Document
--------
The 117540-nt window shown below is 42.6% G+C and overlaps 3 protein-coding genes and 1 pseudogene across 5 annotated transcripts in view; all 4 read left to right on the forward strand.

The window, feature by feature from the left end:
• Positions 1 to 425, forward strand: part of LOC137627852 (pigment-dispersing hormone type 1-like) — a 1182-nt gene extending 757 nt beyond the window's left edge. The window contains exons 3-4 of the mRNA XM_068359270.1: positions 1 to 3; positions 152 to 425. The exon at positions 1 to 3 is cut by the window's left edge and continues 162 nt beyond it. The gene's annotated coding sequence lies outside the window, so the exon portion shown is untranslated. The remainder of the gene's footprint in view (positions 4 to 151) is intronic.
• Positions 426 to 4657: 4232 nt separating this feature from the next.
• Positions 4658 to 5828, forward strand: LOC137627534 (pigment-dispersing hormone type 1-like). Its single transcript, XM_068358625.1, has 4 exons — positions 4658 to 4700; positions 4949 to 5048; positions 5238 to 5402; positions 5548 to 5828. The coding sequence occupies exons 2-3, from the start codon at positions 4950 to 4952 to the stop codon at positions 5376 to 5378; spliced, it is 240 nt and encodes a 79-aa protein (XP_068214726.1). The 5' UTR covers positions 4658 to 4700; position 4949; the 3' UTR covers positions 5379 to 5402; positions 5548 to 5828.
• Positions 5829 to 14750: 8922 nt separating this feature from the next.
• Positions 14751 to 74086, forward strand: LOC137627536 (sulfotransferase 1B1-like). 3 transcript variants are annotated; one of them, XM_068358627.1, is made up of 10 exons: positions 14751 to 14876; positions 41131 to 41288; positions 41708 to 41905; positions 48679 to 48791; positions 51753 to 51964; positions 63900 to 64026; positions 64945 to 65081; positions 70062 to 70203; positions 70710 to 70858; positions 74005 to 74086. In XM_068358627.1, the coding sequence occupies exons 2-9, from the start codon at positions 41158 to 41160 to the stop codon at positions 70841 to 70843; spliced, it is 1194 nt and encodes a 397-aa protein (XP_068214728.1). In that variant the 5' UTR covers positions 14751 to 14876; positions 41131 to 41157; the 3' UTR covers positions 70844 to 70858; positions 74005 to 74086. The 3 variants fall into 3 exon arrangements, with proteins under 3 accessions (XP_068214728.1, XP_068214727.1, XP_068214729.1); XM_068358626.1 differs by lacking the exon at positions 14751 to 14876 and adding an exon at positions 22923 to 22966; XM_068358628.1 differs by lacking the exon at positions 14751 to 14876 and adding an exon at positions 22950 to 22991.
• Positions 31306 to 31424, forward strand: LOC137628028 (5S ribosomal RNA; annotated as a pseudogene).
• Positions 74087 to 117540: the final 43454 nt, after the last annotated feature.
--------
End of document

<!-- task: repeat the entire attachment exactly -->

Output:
The 117540-nt window shown below is 42.6% G+C and overlaps 3 protein-coding genes and 1 pseudogene across 5 annotated transcripts in view; all 4 read left to right on the forward strand.

The window, feature by feature from the left end:
• Positions 1 to 425, forward strand: part of LOC137627852 (pigment-dispersing hormone type 1-like) — a 1182-nt gene extending 757 nt beyond the window's left edge. The window contains exons 3-4 of the mRNA XM_068359270.1: positions 1 to 3; positions 152 to 425. The exon at positions 1 to 3 is cut by the window's left edge and continues 162 nt beyond it. The gene's annotated coding sequence lies outside the window, so the exon portion shown is untranslated. The remainder of the gene's footprint in view (positions 4 to 151) is intronic.
• Positions 426 to 4657: 4232 nt separating this feature from the next.
• Positions 4658 to 5828, forward strand: LOC137627534 (pigment-dispersing hormone type 1-like). Its single transcript, XM_068358625.1, has 4 exons — positions 4658 to 4700; positions 4949 to 5048; positions 5238 to 5402; positions 5548 to 5828. The coding sequence occupies exons 2-3, from the start codon at positions 4950 to 4952 to the stop codon at positions 5376 to 5378; spliced, it is 240 nt and encodes a 79-aa protein (XP_068214726.1). The 5' UTR covers positions 4658 to 4700; position 4949; the 3' UTR covers positions 5379 to 5402; positions 5548 to 5828.
• Positions 5829 to 14750: 8922 nt separating this feature from the next.
• Positions 14751 to 74086, forward strand: LOC137627536 (sulfotransferase 1B1-like). 3 transcript variants are annotated; one of them, XM_068358627.1, is made up of 10 exons: positions 14751 to 14876; positions 41131 to 41288; positions 41708 to 41905; positions 48679 to 48791; positions 51753 to 51964; positions 63900 to 64026; positions 64945 to 65081; positions 70062 to 70203; positions 70710 to 70858; positions 74005 to 74086. In XM_068358627.1, the coding sequence occupies exons 2-9, from the start codon at positions 41158 to 41160 to the stop codon at positions 70841 to 70843; spliced, it is 1194 nt and encodes a 397-aa protein (XP_068214728.1). In that variant the 5' UTR covers positions 14751 to 14876; positions 41131 to 41157; the 3' UTR covers positions 70844 to 70858; positions 74005 to 74086. The 3 variants fall into 3 exon arrangements, with proteins under 3 accessions (XP_068214728.1, XP_068214727.1, XP_068214729.1); XM_068358626.1 differs by lacking the exon at positions 14751 to 14876 and adding an exon at positions 22923 to 22966; XM_068358628.1 differs by lacking the exon at positions 14751 to 14876 and adding an exon at positions 22950 to 22991.
• Positions 31306 to 31424, forward strand: LOC137628028 (5S ribosomal RNA; annotated as a pseudogene).
• Positions 74087 to 117540: the final 43454 nt, after the last annotated feature.